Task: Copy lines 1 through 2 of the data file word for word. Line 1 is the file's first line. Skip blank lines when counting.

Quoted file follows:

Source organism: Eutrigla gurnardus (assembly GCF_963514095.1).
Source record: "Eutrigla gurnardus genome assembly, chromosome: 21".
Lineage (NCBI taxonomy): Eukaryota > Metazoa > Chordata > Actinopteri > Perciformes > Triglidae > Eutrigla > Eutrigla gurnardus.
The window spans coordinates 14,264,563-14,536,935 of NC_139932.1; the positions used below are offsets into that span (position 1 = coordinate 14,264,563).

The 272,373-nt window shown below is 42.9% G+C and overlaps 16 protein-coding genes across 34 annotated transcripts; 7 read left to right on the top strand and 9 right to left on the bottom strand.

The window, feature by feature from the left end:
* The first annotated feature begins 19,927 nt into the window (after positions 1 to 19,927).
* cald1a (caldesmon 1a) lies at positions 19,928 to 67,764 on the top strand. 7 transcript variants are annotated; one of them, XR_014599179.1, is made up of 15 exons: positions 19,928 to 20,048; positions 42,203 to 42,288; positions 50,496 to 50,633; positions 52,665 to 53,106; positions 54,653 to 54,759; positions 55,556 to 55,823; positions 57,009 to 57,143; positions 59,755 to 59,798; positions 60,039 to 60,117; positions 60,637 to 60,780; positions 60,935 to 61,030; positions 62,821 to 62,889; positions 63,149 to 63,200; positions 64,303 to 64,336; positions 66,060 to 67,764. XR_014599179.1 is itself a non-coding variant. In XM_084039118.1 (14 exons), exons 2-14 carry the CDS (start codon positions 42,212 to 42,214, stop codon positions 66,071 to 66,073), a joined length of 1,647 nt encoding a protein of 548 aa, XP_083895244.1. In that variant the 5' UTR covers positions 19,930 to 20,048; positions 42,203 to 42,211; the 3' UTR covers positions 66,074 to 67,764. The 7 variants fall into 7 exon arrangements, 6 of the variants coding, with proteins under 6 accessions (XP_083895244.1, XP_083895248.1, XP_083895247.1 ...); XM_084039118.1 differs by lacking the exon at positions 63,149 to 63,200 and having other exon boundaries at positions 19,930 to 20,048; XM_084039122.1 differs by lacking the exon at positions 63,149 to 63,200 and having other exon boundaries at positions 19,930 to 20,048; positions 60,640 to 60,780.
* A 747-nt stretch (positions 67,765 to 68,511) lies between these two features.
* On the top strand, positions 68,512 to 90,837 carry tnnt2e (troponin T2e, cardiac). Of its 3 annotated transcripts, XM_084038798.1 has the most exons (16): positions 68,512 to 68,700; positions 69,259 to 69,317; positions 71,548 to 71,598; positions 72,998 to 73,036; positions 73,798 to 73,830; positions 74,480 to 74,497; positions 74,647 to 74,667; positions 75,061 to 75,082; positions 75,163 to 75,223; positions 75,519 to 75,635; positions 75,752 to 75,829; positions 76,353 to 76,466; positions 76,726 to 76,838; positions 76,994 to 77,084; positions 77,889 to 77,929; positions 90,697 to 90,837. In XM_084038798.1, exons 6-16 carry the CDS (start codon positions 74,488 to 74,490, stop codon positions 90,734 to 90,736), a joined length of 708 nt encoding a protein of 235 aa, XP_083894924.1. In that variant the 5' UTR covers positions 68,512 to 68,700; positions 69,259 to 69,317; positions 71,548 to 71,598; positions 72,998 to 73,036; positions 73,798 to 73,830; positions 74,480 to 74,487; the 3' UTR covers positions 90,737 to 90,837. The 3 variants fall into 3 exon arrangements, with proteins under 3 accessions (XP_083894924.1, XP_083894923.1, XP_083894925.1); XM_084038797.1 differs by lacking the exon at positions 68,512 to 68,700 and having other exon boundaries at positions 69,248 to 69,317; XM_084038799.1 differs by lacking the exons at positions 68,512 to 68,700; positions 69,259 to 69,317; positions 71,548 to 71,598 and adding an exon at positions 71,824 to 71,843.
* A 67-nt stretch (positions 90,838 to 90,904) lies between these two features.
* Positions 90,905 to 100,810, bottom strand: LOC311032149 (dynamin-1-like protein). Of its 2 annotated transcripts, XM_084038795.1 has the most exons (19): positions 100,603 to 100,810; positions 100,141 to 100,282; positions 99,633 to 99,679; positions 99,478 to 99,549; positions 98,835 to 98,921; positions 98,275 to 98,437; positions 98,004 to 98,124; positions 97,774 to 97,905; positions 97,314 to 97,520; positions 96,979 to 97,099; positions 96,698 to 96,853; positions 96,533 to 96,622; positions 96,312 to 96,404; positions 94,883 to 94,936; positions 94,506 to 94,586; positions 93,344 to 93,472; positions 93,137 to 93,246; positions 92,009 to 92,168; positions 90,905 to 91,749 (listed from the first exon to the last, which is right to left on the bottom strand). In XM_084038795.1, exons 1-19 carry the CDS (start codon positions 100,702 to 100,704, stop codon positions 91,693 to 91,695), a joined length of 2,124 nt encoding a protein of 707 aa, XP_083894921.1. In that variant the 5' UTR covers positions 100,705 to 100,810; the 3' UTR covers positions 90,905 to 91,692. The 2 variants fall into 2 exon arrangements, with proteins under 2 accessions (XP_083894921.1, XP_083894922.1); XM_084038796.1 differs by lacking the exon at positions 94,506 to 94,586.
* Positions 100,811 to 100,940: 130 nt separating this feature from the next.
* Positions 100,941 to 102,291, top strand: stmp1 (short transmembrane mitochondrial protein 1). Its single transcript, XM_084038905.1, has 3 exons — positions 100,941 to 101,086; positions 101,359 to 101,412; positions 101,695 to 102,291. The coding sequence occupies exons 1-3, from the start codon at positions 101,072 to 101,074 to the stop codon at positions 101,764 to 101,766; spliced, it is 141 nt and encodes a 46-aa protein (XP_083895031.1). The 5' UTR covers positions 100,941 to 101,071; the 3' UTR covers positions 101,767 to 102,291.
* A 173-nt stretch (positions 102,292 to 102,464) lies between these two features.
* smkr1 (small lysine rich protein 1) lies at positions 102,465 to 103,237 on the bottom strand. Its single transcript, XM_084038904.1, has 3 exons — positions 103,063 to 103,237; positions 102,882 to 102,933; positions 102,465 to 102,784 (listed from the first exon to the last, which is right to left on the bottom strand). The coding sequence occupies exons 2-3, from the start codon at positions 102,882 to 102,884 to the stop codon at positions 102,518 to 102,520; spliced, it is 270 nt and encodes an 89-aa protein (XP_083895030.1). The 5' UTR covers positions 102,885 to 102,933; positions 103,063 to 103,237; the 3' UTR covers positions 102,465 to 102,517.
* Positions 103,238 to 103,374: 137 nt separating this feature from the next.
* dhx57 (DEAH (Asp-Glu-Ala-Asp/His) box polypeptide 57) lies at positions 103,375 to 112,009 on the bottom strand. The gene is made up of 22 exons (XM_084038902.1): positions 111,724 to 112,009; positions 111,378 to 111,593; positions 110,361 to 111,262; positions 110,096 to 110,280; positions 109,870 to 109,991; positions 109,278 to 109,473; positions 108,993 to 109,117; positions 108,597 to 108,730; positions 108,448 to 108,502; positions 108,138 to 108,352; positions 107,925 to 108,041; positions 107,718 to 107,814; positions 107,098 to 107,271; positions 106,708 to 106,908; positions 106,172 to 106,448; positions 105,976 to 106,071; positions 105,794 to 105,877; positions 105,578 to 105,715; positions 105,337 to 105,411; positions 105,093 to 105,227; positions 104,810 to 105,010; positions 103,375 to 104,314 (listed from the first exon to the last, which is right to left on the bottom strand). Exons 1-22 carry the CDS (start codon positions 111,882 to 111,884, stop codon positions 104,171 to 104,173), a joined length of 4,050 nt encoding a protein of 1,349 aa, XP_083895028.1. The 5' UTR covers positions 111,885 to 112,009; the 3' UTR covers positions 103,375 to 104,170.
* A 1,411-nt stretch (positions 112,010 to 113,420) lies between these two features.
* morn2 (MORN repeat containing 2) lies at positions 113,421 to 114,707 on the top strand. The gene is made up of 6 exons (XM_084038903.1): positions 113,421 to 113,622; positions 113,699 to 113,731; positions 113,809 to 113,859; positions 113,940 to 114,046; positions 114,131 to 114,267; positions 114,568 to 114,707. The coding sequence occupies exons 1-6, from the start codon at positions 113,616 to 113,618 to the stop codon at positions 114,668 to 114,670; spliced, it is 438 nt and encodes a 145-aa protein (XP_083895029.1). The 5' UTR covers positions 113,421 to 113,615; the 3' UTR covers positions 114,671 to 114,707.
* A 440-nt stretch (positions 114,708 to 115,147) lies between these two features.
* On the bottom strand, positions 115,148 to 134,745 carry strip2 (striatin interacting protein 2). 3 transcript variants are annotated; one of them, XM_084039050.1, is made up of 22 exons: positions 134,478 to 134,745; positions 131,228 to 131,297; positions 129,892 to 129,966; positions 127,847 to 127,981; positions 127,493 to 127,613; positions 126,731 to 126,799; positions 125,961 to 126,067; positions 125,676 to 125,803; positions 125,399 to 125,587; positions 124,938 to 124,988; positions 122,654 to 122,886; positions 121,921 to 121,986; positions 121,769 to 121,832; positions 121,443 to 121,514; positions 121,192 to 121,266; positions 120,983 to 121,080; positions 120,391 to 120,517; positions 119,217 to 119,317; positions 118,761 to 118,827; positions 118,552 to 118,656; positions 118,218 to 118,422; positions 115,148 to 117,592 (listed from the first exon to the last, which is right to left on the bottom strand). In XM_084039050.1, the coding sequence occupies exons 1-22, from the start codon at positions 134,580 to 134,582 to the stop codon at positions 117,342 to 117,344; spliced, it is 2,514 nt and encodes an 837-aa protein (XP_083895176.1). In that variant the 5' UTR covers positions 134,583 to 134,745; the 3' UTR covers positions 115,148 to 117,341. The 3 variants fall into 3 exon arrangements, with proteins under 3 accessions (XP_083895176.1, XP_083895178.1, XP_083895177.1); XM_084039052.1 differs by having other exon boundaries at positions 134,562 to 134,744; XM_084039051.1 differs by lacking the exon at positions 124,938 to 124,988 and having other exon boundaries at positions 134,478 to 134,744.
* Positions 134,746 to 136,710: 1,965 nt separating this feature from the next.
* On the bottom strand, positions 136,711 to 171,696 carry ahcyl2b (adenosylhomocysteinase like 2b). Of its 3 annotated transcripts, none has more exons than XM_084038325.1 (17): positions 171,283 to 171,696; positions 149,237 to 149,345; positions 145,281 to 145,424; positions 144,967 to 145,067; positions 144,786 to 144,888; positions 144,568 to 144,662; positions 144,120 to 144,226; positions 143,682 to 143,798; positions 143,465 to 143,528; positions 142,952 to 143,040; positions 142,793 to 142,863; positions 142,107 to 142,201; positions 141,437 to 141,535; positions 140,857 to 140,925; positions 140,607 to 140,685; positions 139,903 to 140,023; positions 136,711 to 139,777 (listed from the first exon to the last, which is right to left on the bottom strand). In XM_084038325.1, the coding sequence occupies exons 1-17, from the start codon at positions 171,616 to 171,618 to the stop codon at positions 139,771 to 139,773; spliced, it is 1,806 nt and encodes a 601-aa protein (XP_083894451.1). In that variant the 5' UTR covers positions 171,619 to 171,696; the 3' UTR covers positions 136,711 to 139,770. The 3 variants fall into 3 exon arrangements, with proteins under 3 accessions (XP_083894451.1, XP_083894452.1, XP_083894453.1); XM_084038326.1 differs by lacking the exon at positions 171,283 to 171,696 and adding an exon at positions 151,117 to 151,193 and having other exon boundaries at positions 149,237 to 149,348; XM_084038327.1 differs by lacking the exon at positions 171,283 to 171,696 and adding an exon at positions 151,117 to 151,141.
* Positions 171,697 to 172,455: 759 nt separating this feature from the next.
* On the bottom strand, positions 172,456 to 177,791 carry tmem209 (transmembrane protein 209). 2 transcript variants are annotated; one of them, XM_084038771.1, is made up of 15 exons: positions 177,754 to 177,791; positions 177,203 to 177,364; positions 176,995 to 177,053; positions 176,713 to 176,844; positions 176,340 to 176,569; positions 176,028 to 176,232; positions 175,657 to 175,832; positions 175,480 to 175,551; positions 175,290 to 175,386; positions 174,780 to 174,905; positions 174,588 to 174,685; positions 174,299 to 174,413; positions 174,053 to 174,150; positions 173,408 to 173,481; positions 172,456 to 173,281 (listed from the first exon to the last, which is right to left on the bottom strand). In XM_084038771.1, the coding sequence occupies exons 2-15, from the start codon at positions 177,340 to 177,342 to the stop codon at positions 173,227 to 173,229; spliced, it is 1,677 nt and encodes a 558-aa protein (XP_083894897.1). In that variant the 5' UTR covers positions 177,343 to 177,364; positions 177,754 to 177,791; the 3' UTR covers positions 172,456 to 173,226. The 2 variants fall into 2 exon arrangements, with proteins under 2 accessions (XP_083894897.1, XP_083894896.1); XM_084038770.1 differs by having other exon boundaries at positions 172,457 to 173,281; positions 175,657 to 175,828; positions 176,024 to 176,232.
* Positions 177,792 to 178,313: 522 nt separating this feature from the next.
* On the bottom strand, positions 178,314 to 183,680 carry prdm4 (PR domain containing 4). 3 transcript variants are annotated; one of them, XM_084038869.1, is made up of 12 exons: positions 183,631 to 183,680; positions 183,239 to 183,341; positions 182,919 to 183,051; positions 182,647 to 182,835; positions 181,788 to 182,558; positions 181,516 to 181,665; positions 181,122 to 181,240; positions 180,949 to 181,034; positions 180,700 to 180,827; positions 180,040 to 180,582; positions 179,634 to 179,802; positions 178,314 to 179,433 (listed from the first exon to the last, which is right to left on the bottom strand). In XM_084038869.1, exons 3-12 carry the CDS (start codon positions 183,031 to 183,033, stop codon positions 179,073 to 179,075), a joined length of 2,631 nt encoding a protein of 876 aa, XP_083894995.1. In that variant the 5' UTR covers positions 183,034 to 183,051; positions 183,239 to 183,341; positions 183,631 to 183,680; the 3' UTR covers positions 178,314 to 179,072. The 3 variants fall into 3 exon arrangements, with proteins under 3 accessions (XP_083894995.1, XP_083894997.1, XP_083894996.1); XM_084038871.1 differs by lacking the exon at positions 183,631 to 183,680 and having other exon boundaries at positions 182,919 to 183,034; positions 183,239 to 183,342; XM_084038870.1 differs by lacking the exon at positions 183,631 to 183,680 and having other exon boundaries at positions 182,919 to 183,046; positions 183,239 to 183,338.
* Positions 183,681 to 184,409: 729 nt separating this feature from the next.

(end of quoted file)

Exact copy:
Source organism: Eutrigla gurnardus (assembly GCF_963514095.1).
Source record: "Eutrigla gurnardus genome assembly, chromosome: 21".